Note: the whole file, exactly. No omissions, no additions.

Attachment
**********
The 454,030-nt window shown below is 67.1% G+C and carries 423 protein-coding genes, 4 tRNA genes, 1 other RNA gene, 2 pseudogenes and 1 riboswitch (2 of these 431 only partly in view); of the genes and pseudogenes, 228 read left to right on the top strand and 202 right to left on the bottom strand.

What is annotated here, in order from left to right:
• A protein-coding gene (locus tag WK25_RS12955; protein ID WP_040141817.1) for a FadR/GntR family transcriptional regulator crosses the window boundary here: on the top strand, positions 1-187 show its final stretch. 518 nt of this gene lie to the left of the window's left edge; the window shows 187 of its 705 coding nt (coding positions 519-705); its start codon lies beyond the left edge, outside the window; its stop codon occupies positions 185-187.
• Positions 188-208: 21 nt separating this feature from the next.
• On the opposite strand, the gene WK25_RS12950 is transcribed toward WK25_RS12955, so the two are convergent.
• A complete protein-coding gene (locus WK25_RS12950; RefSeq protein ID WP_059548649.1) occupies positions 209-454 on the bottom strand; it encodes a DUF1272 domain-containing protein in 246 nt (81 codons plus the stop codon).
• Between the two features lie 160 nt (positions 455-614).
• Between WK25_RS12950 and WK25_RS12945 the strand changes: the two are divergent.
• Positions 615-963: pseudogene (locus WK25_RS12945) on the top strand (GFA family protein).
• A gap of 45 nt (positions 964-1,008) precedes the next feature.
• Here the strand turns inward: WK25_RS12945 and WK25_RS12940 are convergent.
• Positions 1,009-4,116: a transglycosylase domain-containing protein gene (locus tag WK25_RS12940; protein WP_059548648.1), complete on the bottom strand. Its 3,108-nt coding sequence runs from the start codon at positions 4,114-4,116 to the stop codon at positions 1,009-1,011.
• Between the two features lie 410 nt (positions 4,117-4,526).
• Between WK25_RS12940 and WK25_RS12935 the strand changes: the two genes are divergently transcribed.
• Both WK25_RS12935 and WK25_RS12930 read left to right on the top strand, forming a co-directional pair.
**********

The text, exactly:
The 454,030-nt window shown below is 67.1% G+C and carries 423 protein-coding genes, 4 tRNA genes, 1 other RNA gene, 2 pseudogenes and 1 riboswitch (2 of these 431 only partly in view); of the genes and pseudogenes, 228 read left to right on the top strand and 202 right to left on the bottom strand.

What is annotated here, in order from left to right:
• A protein-coding gene (locus tag WK25_RS12955; protein ID WP_040141817.1) for a FadR/GntR family transcriptional regulator crosses the window boundary here: on the top strand, positions 1-187 show its final stretch. 518 nt of this gene lie to the left of the window's left edge; the window shows 187 of its 705 coding nt (coding positions 519-705); its start codon lies beyond the left edge, outside the window; its stop codon occupies positions 185-187.
• Positions 188-208: 21 nt separating this feature from the next.
• On the opposite strand, the gene WK25_RS12950 is transcribed toward WK25_RS12955, so the two are convergent.
• A complete protein-coding gene (locus WK25_RS12950; RefSeq protein ID WP_059548649.1) occupies positions 209-454 on the bottom strand; it encodes a DUF1272 domain-containing protein in 246 nt (81 codons plus the stop codon).
• Between the two features lie 160 nt (positions 455-614).
• Between WK25_RS12950 and WK25_RS12945 the strand changes: the two are divergent.
• Positions 615-963: pseudogene (locus WK25_RS12945) on the top strand (GFA family protein).
• A gap of 45 nt (positions 964-1,008) precedes the next feature.
• Here the strand turns inward: WK25_RS12945 and WK25_RS12940 are convergent.
• Positions 1,009-4,116: a transglycosylase domain-containing protein gene (locus tag WK25_RS12940; protein WP_059548648.1), complete on the bottom strand. Its 3,108-nt coding sequence runs from the start codon at positions 4,114-4,116 to the stop codon at positions 1,009-1,011.
• Between the two features lie 410 nt (positions 4,117-4,526).
• Between WK25_RS12940 and WK25_RS12935 the strand changes: the two genes are divergently transcribed.
• Both WK25_RS12935 and WK25_RS12930 read left to right on the top strand, forming a co-directional pair.